Kolkata, Oct 26 :A new study conducted by the World Health Organization (WHO) in 36 countries found that two-thirds of sexually active women who wished to delay or limit childbearing stopped using contraception fearing side effects, health concerns and underestimation of the likelihood of conception.
This led to one in four pregnancies being unintended.
Whilst unintended pregnancies do not necessarily equate to pregnancies that are unwanted, they may lead to a wide range of health risks for the mother and child, such as malnutrition, illness, abuse and neglect, and even death.
Unintended pregnancies can further lead to cycles of high fertility, as well as lower educational and employment potential and poverty – challenges which can span generations.
Modern methods of contraception have a vital role in preventing unintended pregnancies. Studies show that 85 percent of women who stopped using contraception became pregnant during the first year. Among women who experienced an unintended pregnancy leading to an abortion, half had discontinued their contraceptive methods due to issues related to use of the method such as health concerns, side effects or inconvenience of use.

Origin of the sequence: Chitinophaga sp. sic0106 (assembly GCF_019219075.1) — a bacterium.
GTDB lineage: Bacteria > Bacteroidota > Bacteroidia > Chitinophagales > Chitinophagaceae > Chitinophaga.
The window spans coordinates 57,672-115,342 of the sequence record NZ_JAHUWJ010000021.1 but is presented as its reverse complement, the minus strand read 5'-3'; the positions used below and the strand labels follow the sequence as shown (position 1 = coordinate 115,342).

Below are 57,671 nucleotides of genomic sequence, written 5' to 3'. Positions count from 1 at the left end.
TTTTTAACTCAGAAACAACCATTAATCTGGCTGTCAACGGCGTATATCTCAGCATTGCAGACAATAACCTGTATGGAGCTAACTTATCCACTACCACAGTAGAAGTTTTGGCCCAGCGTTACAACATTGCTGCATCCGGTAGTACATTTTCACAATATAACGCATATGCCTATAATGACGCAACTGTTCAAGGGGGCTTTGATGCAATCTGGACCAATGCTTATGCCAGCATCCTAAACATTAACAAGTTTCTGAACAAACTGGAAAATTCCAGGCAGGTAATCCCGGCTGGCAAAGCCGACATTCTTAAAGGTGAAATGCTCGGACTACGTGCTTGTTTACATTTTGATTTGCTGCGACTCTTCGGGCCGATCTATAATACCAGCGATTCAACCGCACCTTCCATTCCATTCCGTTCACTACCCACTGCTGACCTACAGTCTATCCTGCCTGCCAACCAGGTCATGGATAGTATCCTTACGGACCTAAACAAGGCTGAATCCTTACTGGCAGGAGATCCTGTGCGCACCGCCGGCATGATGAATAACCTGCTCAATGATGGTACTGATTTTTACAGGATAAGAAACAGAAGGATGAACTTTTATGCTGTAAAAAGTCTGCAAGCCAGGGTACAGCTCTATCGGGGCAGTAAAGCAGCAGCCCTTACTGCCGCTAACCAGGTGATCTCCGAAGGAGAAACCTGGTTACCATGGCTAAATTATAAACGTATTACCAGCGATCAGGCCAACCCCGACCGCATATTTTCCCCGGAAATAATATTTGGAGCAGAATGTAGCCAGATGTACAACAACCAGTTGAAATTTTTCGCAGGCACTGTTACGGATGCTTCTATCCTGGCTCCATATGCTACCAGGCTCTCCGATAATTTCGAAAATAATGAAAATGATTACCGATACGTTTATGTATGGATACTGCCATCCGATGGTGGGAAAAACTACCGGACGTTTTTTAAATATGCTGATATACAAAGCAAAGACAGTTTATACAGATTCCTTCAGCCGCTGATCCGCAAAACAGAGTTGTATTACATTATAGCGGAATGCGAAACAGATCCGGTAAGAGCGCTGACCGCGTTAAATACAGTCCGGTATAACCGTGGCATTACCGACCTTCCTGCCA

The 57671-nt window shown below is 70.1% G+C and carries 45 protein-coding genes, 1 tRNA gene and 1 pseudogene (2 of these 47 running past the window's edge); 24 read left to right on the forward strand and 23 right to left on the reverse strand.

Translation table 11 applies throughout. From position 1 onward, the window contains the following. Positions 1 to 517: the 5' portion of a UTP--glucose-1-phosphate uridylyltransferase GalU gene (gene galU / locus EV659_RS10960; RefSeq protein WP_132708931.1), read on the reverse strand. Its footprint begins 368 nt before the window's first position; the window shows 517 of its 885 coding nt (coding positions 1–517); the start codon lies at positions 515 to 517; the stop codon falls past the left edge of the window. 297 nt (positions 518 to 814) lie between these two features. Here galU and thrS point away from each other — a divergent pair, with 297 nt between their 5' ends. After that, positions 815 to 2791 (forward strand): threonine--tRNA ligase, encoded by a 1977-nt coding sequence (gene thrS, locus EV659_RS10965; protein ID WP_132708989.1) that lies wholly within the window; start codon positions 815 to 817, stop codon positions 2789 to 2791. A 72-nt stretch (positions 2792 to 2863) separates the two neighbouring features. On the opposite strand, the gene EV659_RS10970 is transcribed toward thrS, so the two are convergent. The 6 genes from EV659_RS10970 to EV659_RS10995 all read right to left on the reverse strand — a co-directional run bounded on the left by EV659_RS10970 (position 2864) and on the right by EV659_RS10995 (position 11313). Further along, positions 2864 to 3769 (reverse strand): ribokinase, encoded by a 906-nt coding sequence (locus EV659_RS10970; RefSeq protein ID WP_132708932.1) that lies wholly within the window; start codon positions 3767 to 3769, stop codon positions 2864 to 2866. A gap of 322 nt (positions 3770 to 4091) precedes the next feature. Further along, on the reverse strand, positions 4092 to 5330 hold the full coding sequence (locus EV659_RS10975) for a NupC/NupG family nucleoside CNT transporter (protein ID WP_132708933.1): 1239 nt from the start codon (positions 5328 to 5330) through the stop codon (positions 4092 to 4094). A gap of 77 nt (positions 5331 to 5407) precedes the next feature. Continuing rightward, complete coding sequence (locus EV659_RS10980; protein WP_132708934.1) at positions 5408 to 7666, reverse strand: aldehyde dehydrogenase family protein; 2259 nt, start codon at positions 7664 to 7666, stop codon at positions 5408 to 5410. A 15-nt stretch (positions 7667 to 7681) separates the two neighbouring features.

Many such issues could be addressed through effective family planning counselling and support.
“High quality family planning offers a range of potential benefits that encompass not only improved maternal and child health, but also social and economic development, education, and women’s empowerment,” explained Dr Mari Nagai, former Medical Officer for Reproductive and Maternal Health at WHO’s Western Pacific Regional Office, and an author of the report.
Unintended pregnancies remain an important public health issue. Globally, 74 million women living in low and middle-income countries have unintended pregnancies annually. This leads to 25 million unsafe abortions and 47 000 maternal deaths every year.
The WHO study found 4794 women who had an unintended pregnancy after they stopped using contraception. 56 per cent of the women who became pregnant were not using a contraceptive method in the 5 years prior to conceiving. 9.9 per cent of women with an unintended pregnancy indicated that the last method that they had used was a traditional method (e.g. withdrawal or calendar-based method), 31.2 per cent used a short-acting modern method (e.g. pills and condoms) and 2.6 per cent long-acting reversible methods of contraception (e.g. intrauterine device (IUD) and implants). (UNI)